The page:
Our family recently went on vacation to Alaska (as an aside – you really need to add a trip to Alaska to your bucket list.) It was truly amazing in terms of the scenery, the wildlife, as well as all of the travel logistics required for the land tours and cruise. But then we hit a snag on the way home.
A prized possession of my oldest stepson is his iPod Touch. He takes it everywhere. He has his favorite music loaded on it, along with several videos. He pulls it out and listens to songs wherever he is. During the course of our vacation, he listened to it on every flight, bus ride, train excursion, and even on the cruise ship.
On the return trip home we had a connection in Denver (DIA) and found a charging station. After spending a few hours at the airport and having some Häagen-Dazs, we eventually made our way onto the flight home. Unfortunately the prized iPod Touch stayed at the charging station. In Denver. Uh oh.
I have to admit, we were all skeptical that he would ever see it again. We all had the belief that anyone who picked it up would ultimately keep it for themselves. Though we took action and submitted a claim with lost & found, we all just knew it was gone forever.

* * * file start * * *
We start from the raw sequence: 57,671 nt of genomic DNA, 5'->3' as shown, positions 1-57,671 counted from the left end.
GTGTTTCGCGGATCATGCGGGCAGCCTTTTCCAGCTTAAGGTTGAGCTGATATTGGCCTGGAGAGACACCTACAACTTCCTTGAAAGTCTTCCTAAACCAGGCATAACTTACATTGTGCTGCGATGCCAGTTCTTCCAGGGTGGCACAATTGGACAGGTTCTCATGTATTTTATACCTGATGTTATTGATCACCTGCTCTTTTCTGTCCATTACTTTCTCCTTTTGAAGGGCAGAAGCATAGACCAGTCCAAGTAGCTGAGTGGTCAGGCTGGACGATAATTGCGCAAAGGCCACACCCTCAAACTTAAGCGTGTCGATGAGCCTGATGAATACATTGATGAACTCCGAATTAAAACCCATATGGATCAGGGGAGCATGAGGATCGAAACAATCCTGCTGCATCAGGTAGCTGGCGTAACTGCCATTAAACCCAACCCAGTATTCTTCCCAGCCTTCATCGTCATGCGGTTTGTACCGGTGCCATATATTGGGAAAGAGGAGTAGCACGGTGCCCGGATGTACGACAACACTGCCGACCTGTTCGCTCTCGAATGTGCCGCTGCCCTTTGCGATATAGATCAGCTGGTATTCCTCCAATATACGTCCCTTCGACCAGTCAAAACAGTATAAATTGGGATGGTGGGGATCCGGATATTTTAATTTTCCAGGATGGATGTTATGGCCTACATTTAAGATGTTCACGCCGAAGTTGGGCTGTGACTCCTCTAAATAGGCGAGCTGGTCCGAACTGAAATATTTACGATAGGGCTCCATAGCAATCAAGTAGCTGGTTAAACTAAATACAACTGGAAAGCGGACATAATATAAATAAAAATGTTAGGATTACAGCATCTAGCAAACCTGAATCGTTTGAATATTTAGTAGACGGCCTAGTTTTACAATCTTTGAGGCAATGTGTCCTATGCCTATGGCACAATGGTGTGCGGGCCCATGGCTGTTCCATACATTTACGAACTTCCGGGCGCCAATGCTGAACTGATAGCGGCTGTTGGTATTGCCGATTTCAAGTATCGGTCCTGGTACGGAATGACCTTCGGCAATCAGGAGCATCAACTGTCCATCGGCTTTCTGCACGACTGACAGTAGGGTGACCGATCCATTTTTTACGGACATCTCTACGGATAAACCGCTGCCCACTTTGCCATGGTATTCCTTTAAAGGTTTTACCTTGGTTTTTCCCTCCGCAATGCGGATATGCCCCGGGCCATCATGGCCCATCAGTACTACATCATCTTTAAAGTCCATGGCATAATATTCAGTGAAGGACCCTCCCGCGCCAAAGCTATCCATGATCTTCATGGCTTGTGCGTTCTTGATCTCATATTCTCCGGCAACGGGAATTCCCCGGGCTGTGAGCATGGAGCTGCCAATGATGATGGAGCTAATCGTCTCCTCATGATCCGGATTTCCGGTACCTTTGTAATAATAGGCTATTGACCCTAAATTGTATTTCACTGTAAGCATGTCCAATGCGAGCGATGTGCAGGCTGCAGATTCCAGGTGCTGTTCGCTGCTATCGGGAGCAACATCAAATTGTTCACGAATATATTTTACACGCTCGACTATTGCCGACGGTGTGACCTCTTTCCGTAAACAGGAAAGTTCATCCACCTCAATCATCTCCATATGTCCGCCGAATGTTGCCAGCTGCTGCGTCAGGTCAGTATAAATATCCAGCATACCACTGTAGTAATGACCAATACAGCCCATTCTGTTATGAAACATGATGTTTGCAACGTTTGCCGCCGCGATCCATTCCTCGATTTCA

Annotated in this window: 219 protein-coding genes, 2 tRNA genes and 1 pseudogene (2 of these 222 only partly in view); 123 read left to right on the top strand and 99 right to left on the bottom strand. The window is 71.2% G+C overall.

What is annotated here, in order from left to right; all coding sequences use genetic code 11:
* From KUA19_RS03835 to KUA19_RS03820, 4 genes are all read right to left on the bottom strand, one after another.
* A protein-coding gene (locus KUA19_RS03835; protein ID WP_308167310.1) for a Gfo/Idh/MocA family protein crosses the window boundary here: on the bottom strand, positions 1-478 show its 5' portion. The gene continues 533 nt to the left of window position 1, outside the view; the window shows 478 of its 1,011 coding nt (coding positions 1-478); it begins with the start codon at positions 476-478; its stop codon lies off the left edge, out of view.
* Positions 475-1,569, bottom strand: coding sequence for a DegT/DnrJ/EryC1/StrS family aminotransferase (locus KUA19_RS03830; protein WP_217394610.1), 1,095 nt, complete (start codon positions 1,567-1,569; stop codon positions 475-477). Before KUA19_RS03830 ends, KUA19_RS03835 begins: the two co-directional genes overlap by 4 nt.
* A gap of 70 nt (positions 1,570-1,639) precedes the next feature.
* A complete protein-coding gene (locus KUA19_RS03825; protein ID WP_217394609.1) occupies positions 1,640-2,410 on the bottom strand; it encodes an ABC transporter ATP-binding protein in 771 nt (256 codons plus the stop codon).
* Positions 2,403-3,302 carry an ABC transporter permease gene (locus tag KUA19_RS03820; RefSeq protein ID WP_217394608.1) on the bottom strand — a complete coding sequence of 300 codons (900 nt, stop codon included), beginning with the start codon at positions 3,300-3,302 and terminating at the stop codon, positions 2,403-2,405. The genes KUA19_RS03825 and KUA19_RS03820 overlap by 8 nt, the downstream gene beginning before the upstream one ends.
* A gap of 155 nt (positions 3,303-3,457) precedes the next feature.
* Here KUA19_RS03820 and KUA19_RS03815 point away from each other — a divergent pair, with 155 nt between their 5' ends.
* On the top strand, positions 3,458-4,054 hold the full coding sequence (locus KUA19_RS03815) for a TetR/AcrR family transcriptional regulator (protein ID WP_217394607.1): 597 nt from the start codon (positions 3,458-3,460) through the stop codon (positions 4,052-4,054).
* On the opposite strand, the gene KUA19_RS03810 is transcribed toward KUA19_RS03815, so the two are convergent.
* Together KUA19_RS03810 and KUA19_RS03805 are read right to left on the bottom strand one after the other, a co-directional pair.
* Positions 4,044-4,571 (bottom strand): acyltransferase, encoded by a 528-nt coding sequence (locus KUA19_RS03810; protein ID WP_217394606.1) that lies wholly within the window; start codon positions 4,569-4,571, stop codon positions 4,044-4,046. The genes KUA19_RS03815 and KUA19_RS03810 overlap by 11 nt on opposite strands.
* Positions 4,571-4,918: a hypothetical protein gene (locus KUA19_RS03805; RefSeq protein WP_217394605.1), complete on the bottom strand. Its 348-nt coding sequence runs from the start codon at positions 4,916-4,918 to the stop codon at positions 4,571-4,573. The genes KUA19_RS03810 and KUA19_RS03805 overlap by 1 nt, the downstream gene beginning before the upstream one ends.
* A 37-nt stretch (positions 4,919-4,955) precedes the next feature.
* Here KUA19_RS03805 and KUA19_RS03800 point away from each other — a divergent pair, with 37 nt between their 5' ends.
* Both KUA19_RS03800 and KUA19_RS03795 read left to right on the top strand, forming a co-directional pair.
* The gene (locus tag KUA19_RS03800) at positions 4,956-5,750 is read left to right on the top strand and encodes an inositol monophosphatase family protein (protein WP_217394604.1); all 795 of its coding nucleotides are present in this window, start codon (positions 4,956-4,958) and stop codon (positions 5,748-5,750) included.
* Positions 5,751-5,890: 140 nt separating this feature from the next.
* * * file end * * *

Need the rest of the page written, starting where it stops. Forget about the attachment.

As a Customer Advocate - Have you ever had a starting point assumption like that – where you just know what will happen?
"Our organization is just not ready for this kind of change.”
"There is no way our senior leaders will support this.”
Sometimes when one has assumptions like these, they do not even try to take action. A Customer Advocate may make the decision to not waste the time and energy required.
But, the thing is, what we “know” to be true can be completely wrong!
In my case, a Good Samaritan found the iPod Touch at the charging station at the Denver airport and took it home to California. Then, he looked through the contacts and found a relative’s name and number. After a quick conversation, he located my stepson and arranged to send it back to him. Really, it’s true! It has already arrived and is back in use.
Not only is my faith in humanity restored – but this also serves as a good lesson to limit negative thinking.
In your Customer Loyalty initiatives, use possibility thinking and put plans in place to make change happen.
Vice President, Client Service